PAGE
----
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[FN1] Sec. 958.03(5), F.S.

[FN2] See, Smith v. State, 750 So. 2d 754 (Fla. Dist. Ct. App. 1st Dist. 2000).

[FN3] Schebel v. State, 721 So. 2d 1177 (Fla. Dist. Ct. App. 1st Dist. 1998), appeal dismissed, 723 So. 2d 830 (Fla. 1990).

[FN4] Nguyen v. State, 566 So. 2d 368 (Fla. Dist. Ct. App. 5th Dist. 1990).

[FN5] Sec. 958.14, F.S.

[FN6] Swilley v. State, 781 So. 2d 458 (Fla. Dist. Ct. App. 2d Dist. 2001); Meeks v. State, 754 So. 2d 101, 103 (Fla. Dist. Ct. App. 1st Dist. 2000); Robinson v. State, 702 So. 2d 1346, 1347 (Fla. Dist. Ct. App. 5th Dist. 1977); Johnson v. State, 678 So. 2d 934 (Fla. Dist. Ct. App. 3d Dist. 1996).

[FN7] See, Swilley v. State, 781 So. 2d 458 (Fla. Dist. Ct. App. 2d Dist. 2001); Meeks v. State, 754 So. 2d 101, 103 (Fla. Dist. Ct. App. 1st Dist. 2000), approved by State v. Meeks, 789 So. 2d 982 (Fla. 2001).

[FN8] Sec. 958.04(1)(c), F.S.; Beatrice v. State, 832 So. 2d 972 (Fla. Dist. Ct. App. 4th Dist. 2003) (conviction for first degree felony reclassified under 10/20/Life statute as life felony precludes sentencing as youthful offender).

[FN9] Legette v. State, 694 So. 2d 826 (Fla. Dist. Ct. App. 2d Dist. 1997).

[FN10] Edwards v. State, 830 So. 2d 141 (Fla. Dist. Ct. App. 5th Dist. 2002).

[FN11] See, Johnson v. State, 596 So. 2d 495 (Fla. Dist. Ct. App. 5th Dist. 1992) (a defendant simultaneously sentenced to four years incarceration in two cases as a youthful offender, followed by ten years probation as an adult in two other cases, received an illegal sentence).

[FN12] Goelz v. State, 937 So. 2d 1237 (Fla. Dist. Ct. App. 4th Dist. 2006).

[FN13] Kelly v. State, 739 So. 2d 1164 (Fla. Dist. Ct. App. 5th Dist. 1999); see, Allen v. State, 526 So. 2d 69 (Fla. 1988).

[FN14] See, State v. Oglester, 830 So. 2d 124 (Fla. Dist. Ct. App. 3d Dist. 2002); State v. Drury, 829 So. 2d 287 (Fla. Dist. Ct. App. 1st Dist. 2002); State v. Fernandez, 819 So. 2d 945 (Fla. Dist. Ct. App. 3d Dist. 2002); Darrow v. State, 789 So. 2d 552 (Fla. Dist. Ct. App. 5th Dist. 2001); State v. Bynes, 784 So. 2d 1145 (Fla. Dist. Ct. App. 2d Dist. 2001); Porter v. State, 702 So. 2d 257 (Fla. Dist. Ct. App. 4th Dist. 1997); Ellis v. State, 475 So. 2d 1021 (Fla. Dist. Ct. App. 2d Dist. 1985).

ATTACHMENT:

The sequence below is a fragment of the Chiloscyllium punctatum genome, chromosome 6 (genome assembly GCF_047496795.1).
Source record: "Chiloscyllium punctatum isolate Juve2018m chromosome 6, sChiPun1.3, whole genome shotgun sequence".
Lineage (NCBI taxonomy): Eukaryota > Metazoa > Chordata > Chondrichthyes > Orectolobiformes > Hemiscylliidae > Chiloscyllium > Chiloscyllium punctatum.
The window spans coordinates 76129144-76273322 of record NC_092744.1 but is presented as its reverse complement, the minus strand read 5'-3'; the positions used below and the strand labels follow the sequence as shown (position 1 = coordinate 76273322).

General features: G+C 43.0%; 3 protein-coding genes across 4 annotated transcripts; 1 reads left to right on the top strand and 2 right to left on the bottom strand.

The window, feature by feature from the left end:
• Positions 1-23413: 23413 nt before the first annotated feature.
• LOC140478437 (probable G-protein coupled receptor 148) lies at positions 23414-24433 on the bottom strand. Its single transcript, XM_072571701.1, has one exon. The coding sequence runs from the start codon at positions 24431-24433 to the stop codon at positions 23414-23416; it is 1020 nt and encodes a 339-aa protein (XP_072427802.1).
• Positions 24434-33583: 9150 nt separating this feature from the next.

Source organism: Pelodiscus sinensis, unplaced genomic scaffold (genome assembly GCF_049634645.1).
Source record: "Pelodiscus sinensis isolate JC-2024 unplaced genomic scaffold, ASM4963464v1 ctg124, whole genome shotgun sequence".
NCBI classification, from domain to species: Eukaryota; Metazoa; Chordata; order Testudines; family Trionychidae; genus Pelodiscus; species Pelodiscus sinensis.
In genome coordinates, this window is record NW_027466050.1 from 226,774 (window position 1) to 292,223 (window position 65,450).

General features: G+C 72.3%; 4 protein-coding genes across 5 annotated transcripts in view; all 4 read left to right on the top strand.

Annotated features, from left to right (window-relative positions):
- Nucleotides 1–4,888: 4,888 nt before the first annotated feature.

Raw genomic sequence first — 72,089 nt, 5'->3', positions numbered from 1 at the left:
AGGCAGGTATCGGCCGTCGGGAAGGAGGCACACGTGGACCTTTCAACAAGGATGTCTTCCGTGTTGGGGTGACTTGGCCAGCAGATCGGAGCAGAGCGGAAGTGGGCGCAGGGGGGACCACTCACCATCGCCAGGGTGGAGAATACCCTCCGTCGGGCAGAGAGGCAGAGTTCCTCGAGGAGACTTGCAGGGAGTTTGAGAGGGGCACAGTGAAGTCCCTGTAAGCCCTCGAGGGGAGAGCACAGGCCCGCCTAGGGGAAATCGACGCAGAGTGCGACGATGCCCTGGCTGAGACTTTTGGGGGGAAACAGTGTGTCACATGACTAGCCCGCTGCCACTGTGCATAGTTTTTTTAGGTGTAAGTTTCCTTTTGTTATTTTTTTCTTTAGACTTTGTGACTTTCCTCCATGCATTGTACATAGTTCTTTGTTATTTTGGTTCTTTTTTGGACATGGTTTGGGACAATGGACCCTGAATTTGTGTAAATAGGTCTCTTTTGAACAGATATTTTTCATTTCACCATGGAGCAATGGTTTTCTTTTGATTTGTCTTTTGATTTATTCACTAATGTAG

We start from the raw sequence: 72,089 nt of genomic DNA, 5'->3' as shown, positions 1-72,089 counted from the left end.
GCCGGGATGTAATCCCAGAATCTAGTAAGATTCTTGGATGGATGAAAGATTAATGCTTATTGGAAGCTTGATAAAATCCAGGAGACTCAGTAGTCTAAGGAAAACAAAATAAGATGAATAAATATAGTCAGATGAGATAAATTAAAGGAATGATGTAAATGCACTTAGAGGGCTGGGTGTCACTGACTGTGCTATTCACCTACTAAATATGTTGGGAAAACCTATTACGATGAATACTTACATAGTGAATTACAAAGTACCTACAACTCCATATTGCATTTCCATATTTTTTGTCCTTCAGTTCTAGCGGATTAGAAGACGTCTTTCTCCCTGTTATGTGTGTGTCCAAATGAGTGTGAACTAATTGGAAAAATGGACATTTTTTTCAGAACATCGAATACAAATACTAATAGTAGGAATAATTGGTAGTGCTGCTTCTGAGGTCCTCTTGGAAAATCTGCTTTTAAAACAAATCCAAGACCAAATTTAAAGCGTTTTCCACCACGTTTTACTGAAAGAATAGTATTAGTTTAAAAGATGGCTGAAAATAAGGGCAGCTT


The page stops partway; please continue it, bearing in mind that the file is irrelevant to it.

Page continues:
[FN15] State v. Wooten, 782 So. 2d 408 (Fla. Dist. Ct. App. 2d Dist. 2001) (minimum mandatory sentencing provisions of 10/20/Life statute applicable to enumerated felonies involving firearm do no supercede youthful offender sentence); Salazar v. State, 544 So. 2d 313 (Fla. Dist. Ct. App. 2d Dist. 1989) (3-year minimum mandatory for use of firearm does not apply to youthful offender); Patterson v. State, 408 So. 2d 785 (Fla. Dist. Ct. App. 2d Dist. 1982) (same).

[FN16] Inman v. State, 842 So. 2d 862 (Fla. Dist. Ct. App. 2d Dist. 2003) ($50,000 drug trafficking fine prohibited); Mendez v. State, 835 So. 2d 348 (Fla. Dist. Ct. App. 4th Dist. 2003) (3-year minimum mandatory and $50,000 fine for drug trafficking cannot be imposed on defendant sentenced as youthful offender); State v. Richardson, 766 So. 2d 1111 (Fla. Dist. Ct. App. 3d Dist. 2000) (mitigating 15-year minimum mandatory sentence as a youthful offender for 19-year-old defendant convicted of trafficking in excess of 400 grams of cocaine was within trial court’s discretion); Jones v. State, 588 So. 2d 73 (Fla. Dist. Ct. App. 4th Dist. 1991) (mandatory 3 year sentence for conviction of selling drugs within 1,000 feet of school does not apply to defendant sentenced as youthful offender).

[FN17] State v. Gibron, 478 So. 2d 475 (Fla. Dist. Ct. App. 2d Dist. 1985).

[FN18] Sloan v. State, 884 So. 2d 378 (Fla. Dist. Ct. App. 2d Dist. 2004).

[FN19] Dejesus v. State, 862 So. 2d 847 (Fla. Dist. Ct. App. 4th Dist. 2003).

[FN20] State v. Miller, 888 So. 2d 76 (Fla. Dist. Ct. App. 5th Dist. 2004).